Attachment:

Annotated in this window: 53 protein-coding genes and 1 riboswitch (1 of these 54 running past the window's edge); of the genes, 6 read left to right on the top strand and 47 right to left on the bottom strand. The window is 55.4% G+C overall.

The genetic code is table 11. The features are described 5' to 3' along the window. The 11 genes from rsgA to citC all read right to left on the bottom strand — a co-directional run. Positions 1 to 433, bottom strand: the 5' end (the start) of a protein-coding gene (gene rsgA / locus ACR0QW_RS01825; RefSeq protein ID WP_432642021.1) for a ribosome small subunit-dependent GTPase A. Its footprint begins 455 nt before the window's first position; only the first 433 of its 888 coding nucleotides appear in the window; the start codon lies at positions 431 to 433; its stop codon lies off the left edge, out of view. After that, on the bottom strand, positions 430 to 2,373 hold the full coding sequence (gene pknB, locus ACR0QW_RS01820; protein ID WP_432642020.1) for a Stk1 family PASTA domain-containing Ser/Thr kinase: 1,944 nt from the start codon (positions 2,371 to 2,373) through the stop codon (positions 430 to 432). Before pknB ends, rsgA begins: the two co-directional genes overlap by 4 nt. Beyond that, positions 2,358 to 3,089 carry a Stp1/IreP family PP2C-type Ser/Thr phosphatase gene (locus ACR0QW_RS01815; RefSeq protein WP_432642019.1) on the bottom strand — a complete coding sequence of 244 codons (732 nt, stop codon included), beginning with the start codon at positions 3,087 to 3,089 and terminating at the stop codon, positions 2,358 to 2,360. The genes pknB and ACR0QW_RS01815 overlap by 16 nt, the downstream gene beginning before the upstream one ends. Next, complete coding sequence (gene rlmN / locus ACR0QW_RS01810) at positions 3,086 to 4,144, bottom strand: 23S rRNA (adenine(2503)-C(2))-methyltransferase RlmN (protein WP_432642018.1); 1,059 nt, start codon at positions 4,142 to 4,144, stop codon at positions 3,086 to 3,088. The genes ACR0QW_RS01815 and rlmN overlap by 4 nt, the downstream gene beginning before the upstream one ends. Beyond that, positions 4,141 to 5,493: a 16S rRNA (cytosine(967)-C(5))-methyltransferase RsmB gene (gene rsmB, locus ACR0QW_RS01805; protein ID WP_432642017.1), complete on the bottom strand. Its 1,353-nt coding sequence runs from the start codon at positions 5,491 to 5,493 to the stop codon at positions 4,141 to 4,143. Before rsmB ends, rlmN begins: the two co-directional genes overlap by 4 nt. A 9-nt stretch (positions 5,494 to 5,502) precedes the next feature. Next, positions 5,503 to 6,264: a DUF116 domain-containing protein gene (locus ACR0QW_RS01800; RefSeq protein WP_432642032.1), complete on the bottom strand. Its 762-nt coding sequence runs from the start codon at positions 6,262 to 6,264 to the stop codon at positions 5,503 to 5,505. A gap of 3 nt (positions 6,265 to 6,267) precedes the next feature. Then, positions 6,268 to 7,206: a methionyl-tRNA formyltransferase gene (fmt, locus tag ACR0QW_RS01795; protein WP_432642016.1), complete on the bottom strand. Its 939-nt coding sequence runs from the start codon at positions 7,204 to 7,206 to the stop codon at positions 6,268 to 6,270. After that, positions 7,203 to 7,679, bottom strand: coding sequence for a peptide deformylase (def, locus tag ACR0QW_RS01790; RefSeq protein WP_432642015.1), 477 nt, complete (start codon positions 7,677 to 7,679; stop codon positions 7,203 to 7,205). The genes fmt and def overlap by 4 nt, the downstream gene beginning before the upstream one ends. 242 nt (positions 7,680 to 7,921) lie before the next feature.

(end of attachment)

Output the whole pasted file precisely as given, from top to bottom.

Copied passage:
Annotated in this window: 53 protein-coding genes and 1 riboswitch (1 of these 54 running past the window's edge); of the genes, 6 read left to right on the top strand and 47 right to left on the bottom strand. The window is 55.4% G+C overall.

The genetic code is table 11. The features are described 5' to 3' along the window. The 11 genes from rsgA to citC all read right to left on the bottom strand — a co-directional run. Positions 1 to 433, bottom strand: the 5' end (the start) of a protein-coding gene (gene rsgA / locus ACR0QW_RS01825; RefSeq protein ID WP_432642021.1) for a ribosome small subunit-dependent GTPase A. Its footprint begins 455 nt before the window's first position; only the first 433 of its 888 coding nucleotides appear in the window; the start codon lies at positions 431 to 433; its stop codon lies off the left edge, out of view. After that, on the bottom strand, positions 430 to 2,373 hold the full coding sequence (gene pknB, locus ACR0QW_RS01820; protein ID WP_432642020.1) for a Stk1 family PASTA domain-containing Ser/Thr kinase: 1,944 nt from the start codon (positions 2,371 to 2,373) through the stop codon (positions 430 to 432). Before pknB ends, rsgA begins: the two co-directional genes overlap by 4 nt. Beyond that, positions 2,358 to 3,089 carry a Stp1/IreP family PP2C-type Ser/Thr phosphatase gene (locus ACR0QW_RS01815; RefSeq protein WP_432642019.1) on the bottom strand — a complete coding sequence of 244 codons (732 nt, stop codon included), beginning with the start codon at positions 3,087 to 3,089 and terminating at the stop codon, positions 2,358 to 2,360. The genes pknB and ACR0QW_RS01815 overlap by 16 nt, the downstream gene beginning before the upstream one ends. Next, complete coding sequence (gene rlmN / locus ACR0QW_RS01810) at positions 3,086 to 4,144, bottom strand: 23S rRNA (adenine(2503)-C(2))-methyltransferase RlmN (protein WP_432642018.1); 1,059 nt, start codon at positions 4,142 to 4,144, stop codon at positions 3,086 to 3,088. The genes ACR0QW_RS01815 and rlmN overlap by 4 nt, the downstream gene beginning before the upstream one ends. Beyond that, positions 4,141 to 5,493: a 16S rRNA (cytosine(967)-C(5))-methyltransferase RsmB gene (gene rsmB, locus ACR0QW_RS01805; protein ID WP_432642017.1), complete on the bottom strand. Its 1,353-nt coding sequence runs from the start codon at positions 5,491 to 5,493 to the stop codon at positions 4,141 to 4,143. Before rsmB ends, rlmN begins: the two co-directional genes overlap by 4 nt. A 9-nt stretch (positions 5,494 to 5,502) precedes the next feature. Next, positions 5,503 to 6,264: a DUF116 domain-containing protein gene (locus ACR0QW_RS01800; RefSeq protein WP_432642032.1), complete on the bottom strand. Its 762-nt coding sequence runs from the start codon at positions 6,262 to 6,264 to the stop codon at positions 5,503 to 5,505. A gap of 3 nt (positions 6,265 to 6,267) precedes the next feature. Then, positions 6,268 to 7,206: a methionyl-tRNA formyltransferase gene (fmt, locus tag ACR0QW_RS01795; protein WP_432642016.1), complete on the bottom strand. Its 939-nt coding sequence runs from the start codon at positions 7,204 to 7,206 to the stop codon at positions 6,268 to 6,270. After that, positions 7,203 to 7,679, bottom strand: coding sequence for a peptide deformylase (def, locus tag ACR0QW_RS01790; RefSeq protein WP_432642015.1), 477 nt, complete (start codon positions 7,677 to 7,679; stop codon positions 7,203 to 7,205). The genes fmt and def overlap by 4 nt, the downstream gene beginning before the upstream one ends. 242 nt (positions 7,680 to 7,921) lie before the next feature.